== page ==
Daily Backups Are Your Friend
Absolutely nothing matches the sick feeling in the pit of your stomach when you realize that all the work you've done for the last six months has been lost due to a hardware fault that destroyed all the data on the disk. If you're lucky, you might get some relief by finding a few older versions of files on your laptop or on a long-forgotten floppy, but that's a small consolation for losing months of work.
Every day, without fail, save all of your valuable, project-specific files to permanent, offline media.
You only have to back up the valuable files. Anything you don't bother to back up is by definition not valuable, since by not backing it up you're stating that it doesn't matter if you lose it.
Keep the backups for each project separate. Keeping your projects separate ensures that you can always re-create an entire project from a single backup image. It's a real waste of time to have to restore from several different backup images in order to re-create a single project.
Periodically restore from the backupsto prove that you can. Make sure that you can use your baseline image on a new machine and restore your project from the backups. Practice this every month or so. It's extremely embarrassing to discover that the backups haven't worked for the past six months.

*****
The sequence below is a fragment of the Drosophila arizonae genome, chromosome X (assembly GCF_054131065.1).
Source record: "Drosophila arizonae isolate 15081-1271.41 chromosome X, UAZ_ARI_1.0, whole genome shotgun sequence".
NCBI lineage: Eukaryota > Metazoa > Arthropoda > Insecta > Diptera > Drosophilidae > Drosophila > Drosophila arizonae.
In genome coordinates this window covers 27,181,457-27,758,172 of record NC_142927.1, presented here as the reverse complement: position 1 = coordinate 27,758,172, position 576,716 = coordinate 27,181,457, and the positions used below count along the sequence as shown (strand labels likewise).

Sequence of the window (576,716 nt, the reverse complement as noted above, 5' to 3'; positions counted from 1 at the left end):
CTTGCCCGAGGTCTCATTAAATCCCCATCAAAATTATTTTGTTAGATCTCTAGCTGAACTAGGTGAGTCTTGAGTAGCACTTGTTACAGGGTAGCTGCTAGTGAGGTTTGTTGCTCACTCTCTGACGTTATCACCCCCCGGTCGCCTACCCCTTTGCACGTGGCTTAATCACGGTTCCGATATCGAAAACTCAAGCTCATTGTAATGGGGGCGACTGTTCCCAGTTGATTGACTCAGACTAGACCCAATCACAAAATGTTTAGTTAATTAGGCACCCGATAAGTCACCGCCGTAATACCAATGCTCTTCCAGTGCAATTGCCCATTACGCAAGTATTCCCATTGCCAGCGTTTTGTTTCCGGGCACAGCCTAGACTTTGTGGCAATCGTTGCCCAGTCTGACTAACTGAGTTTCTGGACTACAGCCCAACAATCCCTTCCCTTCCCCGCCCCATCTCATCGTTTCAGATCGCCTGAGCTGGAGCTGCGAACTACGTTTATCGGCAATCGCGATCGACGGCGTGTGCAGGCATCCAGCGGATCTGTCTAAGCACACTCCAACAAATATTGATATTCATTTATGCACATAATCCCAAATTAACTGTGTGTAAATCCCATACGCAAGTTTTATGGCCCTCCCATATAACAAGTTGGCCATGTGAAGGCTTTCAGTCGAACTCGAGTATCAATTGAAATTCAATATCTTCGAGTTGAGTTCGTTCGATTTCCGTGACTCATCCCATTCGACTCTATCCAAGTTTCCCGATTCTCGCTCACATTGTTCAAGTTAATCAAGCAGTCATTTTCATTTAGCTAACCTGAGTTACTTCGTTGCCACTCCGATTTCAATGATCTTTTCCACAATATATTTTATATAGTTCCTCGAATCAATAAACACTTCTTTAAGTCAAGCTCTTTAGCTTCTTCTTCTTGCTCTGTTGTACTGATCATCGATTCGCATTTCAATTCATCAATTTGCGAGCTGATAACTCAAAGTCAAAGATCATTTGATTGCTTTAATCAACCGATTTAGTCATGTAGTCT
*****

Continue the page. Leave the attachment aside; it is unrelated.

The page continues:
Keep some old versions of the backups. You never know when you'll discover that the file you deleted a year ago was actually needed. The price of the storage space is cheap compared to the cost of re-creating old files.
Keep the backups in offline storage. After all, you never know when some malicious software will get through the firewall to erase or damage all of your files.
Keep the backups for really valuable projects in a fireproof safe. Sometimes a little bit of paranoia is a healthy thing.
Keep copies of backups for very valuable projects in an offsite fireproof safe. Every week or so, take a copy of the current backup and store it offsite, just in case your paranoia was justified.